The NUS Hackers mailing list is moderated pretty aggressively by coreteam, to ensure that the amount of unsolicited offers sent to our members are kept to a minimum. We receive a large amount of recruiting offers, far higher than an average mailing list. Naturally, this leads to a situation in which we can be reasonably picky about the ads we forward to the our members.
Here are some tips to ensure your recruiting ad passes a minimum standard of quality. The better your recruitment email, the more likely you’ll get the right kind of responses from our members.
- Keep it short: If your email is longer than a paragraph or two, it’s probably too long. As a rule of thumb, less than 200 words is probably a good idea.
- Make the offer right away: Your first or second sentence should, with as much clarity as possible, explain what the opportunity is and who it is targeting. People tend to be looking for a technical founder, part-time intern or employee, summer intern or full-time developer who may have a particular skill-set. They tend to also be looking for people within some reasonable range of compensation. Are you looking for a first technical employee or do you already have a team? If we can tell the email targets people like us from the start, we’ll keep reading it. If after the first paragraph there is still some doubt as to what you’re looking for, your email will probably get deleted.
- Be specific: Your idea may be one-of-a-kind, but for engineers it’s one of many that we’ll read that day. Please explain your project, startup idea, or proposal as cogently as possible. Your value proposition should be clear and specific.
- This also applies to compensation: Way too many emails explain that this is “something we can discuss” or that the compensation is “competitive.” Competitive means different things to different people. While it makes perfect sense to offer more or less money or equity depending on the calibre and experience of the potential candidate, if you don’t at least give a range, you’re making it way too easy to ignore an offer that could have been a great fit. In case you’re wondering what reasonable compensation might be: at least SGD$40/hour is reasonably standard for this type of work.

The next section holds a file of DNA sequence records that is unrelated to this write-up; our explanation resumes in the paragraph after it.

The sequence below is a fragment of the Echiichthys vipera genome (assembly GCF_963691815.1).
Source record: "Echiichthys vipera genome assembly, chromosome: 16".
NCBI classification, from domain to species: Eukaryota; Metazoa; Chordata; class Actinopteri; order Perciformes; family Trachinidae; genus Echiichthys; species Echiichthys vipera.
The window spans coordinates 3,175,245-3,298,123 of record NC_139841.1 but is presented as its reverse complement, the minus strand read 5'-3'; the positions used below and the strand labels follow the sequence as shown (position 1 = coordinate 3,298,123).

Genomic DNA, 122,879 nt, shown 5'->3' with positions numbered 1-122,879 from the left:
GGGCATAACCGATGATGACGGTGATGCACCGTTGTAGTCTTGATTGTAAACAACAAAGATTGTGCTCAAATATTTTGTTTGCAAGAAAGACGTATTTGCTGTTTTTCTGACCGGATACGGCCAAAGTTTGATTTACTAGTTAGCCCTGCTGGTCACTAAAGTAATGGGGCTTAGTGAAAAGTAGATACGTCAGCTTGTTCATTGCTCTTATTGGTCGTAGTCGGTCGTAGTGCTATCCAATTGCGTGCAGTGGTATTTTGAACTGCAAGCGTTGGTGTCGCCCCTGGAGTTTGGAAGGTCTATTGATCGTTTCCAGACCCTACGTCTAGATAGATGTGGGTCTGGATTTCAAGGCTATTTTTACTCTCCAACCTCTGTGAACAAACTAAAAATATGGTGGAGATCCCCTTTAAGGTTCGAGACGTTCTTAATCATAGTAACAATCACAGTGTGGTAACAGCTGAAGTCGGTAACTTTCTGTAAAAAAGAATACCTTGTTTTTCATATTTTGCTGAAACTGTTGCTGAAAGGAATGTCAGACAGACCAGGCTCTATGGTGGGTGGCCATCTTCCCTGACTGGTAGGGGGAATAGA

- Do get your (technical) facts straight: Don’t ask for somebody with at least 10 years of Ruby on Rails experience. Don’t mix up web design with web development. If you haven’t invested the bare minimum of time required to do your research, that probably says something negative about your approach to technical work.
- Be humble and straight-forward: Engineers are by and large no-bullshit people. The best way to avoid tripping their bullshit-meters is to stay away from buzzwords (e.g. ‘synergy’, ‘SoLoMo’). Simple and plain-spoken is always better than obfuscated and pompous.
- Proofread. Complete, grammatically correct sentences are a minimum requirement.
- Avoid attachments. Don’t send your offer as a doc or a pdf: send the offer right in the body. We’re not sure what percent of people open attachments on our mailing list, but it’s less than 100%.
- Why should ‘I’ work with you? The most painful class of emails we get is the “I’ve got a great idea, shouldn’t be so hard, I just need somebody to do it in a week or so” email. This sounds like you’re asking us to do something for you for free, just because it’s an awesome idea. Fair enough; but why should we work on your awesome idea and not ours? There’s one of several ways to convince us:
- Money: If you’re willing to pay at least a reasonable rate (SGD$40-50+), that’s fair. The idea or job might end up being terrible, but at least it won’t be a waste of our time.
- Credibility: If you sold your last start-up for $XM dollars or you’re well known to be technically-competent and willing to mentor people working for you, you’re an appealing person to work with and can get away with a far smaller pay-scale or even get somebody to work for free as a learning experience or a way to get to know you. Ironically, people with credibility tend to be willing to pay for work, since they value their ideas enough to not want to easily give up equity in them. Having other people already on board also helps and is worth mentioning.
(revised with permission from Recruiting Penn Engineers: Getting Intro Emails Right by Alexey Komissarouk)